If ever there were a phrase that lost an election, it must have been Mrs. Clinton’s “basket of deplorables”—a phrase with which, at the time, she was well-pleased. In three words, she made plain what she really thought of tens of millions of her fellow-citizens who, alas for her, were also voters.
In these highly polarised times, the reasoning of politicians (who, after all, reflect the population from which they are drawn) is as follows:
- Whoever is not for me is against me;
- I am a very good person;
- Therefore, those who are against me are very bad people.
This is a mental or moral pathology not confined to any one political tendency, though perhaps it is greatest at the moment on the Left, with its propensity to moral grandiosity.
It is rarely that we learn from other people’s mistakes or experience, and President Macron of France, who faces an election shortly, seems to have shown a disdain of Hillary-Clintonian proportion for that part of the French population that has refused vaccination against COVID-19. In an interview with Le Parisien—using a vulgar term hardly in keeping with the dignity of his office—he said that he would like to make the life of the unvaccinated very difficult, and indeed was going to do so “right to the end.” He also said “When my freedom threatens that of others, I become irresponsible. An irresponsible person is no longer a citizen.”
It is possible, I suppose, that the president estimated that his evident irritation with, and disdain for, the unvaccinated would go down well with the vaccinated, many of whom, however, were initially reluctant to take the vaccine but were successfully badgered into compliance by the restrictions placed upon the non-compliant. But it is the unvaccinated who are greatly over-represented among those hospitalised in the nth wave of COVID—they are 20% of the population and 80% of the serious cases in hospital—and who can therefore be said to have selfishly brought their disease on themselves by their own stubbornness, to the detriment of the rest of society.
Macron probably employed his vulgar expression to persuade his countrymen that, all appearances to the contrary notwithstanding, he was really one of them, that he was in fact a man of the people: in which case he unwittingly demonstrated what he thought the people were like—namely, vulgar. A month before, in a television interview, he had confided to the world that he had learned to like, or to love, the French—surely a very peculiar confession on the part of an elected head of state.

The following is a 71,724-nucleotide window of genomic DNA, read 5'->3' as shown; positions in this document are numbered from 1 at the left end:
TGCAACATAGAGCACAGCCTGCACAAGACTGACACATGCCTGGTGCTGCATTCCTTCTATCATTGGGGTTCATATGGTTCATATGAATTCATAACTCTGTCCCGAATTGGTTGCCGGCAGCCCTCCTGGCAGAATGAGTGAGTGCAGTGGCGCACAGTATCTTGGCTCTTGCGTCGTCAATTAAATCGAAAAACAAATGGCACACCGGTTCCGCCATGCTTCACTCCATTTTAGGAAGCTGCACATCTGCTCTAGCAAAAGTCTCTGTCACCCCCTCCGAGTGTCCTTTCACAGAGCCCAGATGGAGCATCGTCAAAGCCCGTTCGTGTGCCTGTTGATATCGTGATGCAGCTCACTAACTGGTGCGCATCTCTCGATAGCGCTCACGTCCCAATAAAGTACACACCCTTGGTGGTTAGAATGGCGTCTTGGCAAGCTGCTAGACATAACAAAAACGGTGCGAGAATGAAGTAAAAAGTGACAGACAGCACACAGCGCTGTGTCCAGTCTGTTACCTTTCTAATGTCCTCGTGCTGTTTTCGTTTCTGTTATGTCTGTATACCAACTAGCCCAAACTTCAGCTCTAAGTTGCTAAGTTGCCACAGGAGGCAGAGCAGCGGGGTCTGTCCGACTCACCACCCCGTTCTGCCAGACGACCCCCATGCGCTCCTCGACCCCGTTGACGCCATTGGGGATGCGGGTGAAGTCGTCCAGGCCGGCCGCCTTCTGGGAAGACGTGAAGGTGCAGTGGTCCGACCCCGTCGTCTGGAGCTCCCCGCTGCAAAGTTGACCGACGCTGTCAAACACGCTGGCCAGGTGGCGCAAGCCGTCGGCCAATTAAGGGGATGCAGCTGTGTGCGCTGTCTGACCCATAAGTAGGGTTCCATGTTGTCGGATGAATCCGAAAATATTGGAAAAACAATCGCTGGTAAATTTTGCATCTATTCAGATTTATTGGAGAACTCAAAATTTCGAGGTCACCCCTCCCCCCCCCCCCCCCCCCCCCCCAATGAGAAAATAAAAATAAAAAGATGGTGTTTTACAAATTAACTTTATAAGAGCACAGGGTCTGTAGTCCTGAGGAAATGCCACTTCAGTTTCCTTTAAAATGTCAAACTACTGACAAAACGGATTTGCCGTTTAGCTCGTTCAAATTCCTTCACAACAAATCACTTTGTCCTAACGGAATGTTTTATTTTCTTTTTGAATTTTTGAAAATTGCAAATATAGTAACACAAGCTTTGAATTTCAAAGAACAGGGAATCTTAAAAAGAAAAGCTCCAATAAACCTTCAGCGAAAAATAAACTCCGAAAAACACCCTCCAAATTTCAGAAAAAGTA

What was his attitude to the French before he learnt to love them? Indifference? Hatred? Contempt? He made it sound as if liking them had been a particularly difficult thing for him to do and that he had taken lessons in it. He was like a Sun King who had discovered far into his reign that, after all, the common people were not as bad as he had feared, never having met any of them before.
It is possible that the president was not acting from political calculation at all, but rather let slip his real feelings about his refractory compatriots to whom he would like to deny the name of ‘citizen,’ it being—in his own estimation—his prerogative to decide who qualified as citizen and who did not. He revealed that did not consider himself a humble servitor of the people who must take them as he finds them but rather their overlord and moral preceptor who may withdraw their citizenship if they fail to meet his high expectations of them.
If responsible behaviour were the criterion or precondition of citizenship, no state would have many citizens, at least not for long. Many of us would fluctuate between citizenship and non-citizenship as we were responsible and irresponsible by turns. Which of us looking back on our lives can say that he has never behaved in an irresponsibly way such as to impose costs, or potential costs, on others? Most of us get away with our irresponsible behaviour most of the time, as most drunken drivers get home safely and as most unvaccinated people do not end up in intensive care from COVID-19. But irresponsibility is irresponsibility regardless of the outcome in every case.
How far would President Macron take his principle? Are smokers responsible citizens? Surely not. Disregarding the argument put forward by some health economists that they actually save the state money first by paying heavy taxes on their habit and then by dying earlier than they otherwise would, which I believe to be a minority view, smokers impose costs on others by way of the numerous diseases and illnesses to which they make themselves susceptible and which require expensive treatment. Are smokers to be denied citizenship (and treatment of their diseases) because they are irresponsible?